"Guard shot"

Matiri said a guard was shot dead during the arrest.

The US statement made no mention of any violence and US officials had no immediate comment.

Though the statement did not identify al-Darraji, details of the operation given by the US military coincided with those given by al-Sadr's office.

Senior Shia officials close to the government of Nuri al-Maliki, the Iraqi prime minister, say US and Iraqi forces are mounting a campaign to seize leaders in the movement in an effort to quell sectarian violence that is pushing Iraq towards civil war.

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In the statement, the US military said: "In an Iraqi-led operation, special Iraqi army forces captured a high-level, illegal armed group leader during operations with coalition advisers."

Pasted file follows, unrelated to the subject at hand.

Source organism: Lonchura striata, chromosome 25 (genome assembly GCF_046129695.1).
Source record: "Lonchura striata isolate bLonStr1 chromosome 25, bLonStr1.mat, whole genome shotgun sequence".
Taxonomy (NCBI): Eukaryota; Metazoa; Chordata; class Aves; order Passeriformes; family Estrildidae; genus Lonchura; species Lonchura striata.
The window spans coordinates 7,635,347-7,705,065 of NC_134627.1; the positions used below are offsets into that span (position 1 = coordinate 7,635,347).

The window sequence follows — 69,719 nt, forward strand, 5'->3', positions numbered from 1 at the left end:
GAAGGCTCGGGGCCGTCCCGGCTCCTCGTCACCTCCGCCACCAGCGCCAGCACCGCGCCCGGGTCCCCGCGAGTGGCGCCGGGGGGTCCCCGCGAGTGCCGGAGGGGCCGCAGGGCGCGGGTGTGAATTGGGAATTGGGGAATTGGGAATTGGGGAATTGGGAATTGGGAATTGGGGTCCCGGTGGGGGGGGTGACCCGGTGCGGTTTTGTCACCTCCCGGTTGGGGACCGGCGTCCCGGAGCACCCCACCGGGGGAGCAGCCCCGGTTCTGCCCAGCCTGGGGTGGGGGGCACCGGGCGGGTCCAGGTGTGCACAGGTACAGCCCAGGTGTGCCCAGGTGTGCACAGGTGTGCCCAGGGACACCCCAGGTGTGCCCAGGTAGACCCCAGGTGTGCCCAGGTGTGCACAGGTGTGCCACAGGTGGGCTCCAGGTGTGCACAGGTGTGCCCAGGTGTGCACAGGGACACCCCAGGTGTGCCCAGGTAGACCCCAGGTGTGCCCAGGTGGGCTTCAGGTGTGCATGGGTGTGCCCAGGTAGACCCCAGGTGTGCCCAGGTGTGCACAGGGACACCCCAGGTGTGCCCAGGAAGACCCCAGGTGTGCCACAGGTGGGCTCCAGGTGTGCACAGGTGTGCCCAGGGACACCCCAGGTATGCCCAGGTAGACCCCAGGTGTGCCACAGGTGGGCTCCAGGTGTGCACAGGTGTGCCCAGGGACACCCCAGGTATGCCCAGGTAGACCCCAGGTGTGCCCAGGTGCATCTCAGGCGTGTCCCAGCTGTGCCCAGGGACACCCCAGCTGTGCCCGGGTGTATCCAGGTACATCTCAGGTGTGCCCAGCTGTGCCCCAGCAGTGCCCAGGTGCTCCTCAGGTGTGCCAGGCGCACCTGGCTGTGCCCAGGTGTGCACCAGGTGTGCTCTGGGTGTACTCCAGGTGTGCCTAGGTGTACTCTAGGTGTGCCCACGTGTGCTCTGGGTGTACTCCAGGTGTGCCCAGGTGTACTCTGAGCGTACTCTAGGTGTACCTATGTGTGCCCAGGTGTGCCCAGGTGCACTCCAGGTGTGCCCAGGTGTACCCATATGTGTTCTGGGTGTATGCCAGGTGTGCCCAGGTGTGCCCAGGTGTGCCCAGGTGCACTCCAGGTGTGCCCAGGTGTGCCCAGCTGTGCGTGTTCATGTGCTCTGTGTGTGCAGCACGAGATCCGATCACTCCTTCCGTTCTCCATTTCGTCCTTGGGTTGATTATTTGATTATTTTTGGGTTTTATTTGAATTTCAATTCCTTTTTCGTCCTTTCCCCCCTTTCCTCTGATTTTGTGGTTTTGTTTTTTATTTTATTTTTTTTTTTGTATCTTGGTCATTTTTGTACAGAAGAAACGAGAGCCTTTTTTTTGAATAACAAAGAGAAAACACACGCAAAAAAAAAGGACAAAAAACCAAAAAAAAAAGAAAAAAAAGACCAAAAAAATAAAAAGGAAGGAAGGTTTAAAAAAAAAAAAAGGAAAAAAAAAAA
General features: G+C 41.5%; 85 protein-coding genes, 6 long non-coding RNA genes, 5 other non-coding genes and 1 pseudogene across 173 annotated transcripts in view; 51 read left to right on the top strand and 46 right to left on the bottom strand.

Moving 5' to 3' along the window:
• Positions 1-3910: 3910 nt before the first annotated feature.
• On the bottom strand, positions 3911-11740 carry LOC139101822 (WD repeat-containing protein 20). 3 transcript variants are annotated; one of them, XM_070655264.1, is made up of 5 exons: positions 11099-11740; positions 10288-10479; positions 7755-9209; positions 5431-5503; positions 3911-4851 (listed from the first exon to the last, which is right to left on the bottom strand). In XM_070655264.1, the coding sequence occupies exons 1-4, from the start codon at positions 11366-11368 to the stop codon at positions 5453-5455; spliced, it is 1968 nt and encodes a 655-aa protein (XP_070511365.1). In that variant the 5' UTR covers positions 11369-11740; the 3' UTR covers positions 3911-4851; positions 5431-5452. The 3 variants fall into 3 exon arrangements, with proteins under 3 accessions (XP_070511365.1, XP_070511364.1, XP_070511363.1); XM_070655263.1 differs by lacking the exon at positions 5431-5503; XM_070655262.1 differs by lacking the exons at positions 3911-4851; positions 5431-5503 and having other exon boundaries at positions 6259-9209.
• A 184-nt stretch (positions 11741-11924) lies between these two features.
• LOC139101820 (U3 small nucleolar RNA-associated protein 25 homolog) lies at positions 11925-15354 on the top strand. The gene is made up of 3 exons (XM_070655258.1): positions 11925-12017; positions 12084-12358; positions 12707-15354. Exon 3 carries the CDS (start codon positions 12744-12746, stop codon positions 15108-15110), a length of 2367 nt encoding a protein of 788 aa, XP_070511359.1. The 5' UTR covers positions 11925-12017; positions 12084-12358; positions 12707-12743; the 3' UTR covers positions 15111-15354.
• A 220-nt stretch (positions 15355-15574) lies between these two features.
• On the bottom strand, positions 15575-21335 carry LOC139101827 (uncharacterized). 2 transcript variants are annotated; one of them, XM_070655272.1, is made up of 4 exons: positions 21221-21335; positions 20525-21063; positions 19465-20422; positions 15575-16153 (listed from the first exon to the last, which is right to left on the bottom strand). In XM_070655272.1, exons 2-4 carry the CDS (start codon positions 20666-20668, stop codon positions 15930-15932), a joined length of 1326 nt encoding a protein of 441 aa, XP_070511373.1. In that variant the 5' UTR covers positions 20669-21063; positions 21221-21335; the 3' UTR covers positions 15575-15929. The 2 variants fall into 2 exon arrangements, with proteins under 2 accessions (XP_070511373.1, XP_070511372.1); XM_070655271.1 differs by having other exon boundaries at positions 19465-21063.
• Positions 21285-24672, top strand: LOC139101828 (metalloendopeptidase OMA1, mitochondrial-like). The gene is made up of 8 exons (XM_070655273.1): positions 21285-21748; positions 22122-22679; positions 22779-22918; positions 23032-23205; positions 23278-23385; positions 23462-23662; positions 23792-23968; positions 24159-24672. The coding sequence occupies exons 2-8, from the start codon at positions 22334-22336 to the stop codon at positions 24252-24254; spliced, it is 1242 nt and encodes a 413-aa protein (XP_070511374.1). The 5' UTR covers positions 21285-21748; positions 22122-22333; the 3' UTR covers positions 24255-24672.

It said he was suspected of leading "punishment" activities, an apparent reference to informal courts applying justice according to strict interpretations of Islamic law.

These were said to include "kidnapping, torture and murder".

Al-Mahdi Army arrests

Matiri said: "We are angry. This is a kind of revenge. Sheikh Darraji deals with the media. He is not a military man."

He said the US forces were trying to provoke the movement into a violent response but added: "We will not retaliate."

Al-Maliki said this week that some 400 al-Mahdi Army members had been arrested in recent days in southern Iraq.

Al-Sadr himself has publicly distanced himself from violence blamed on his al-Mahdi Army supporters, whom the US has called the biggest threat to the security of Iraq.

Fellow Shia leaders say they are negotiating to keep Sadr and his political movement inside the main Shia bloc while at the same time they hope to disarm his followers.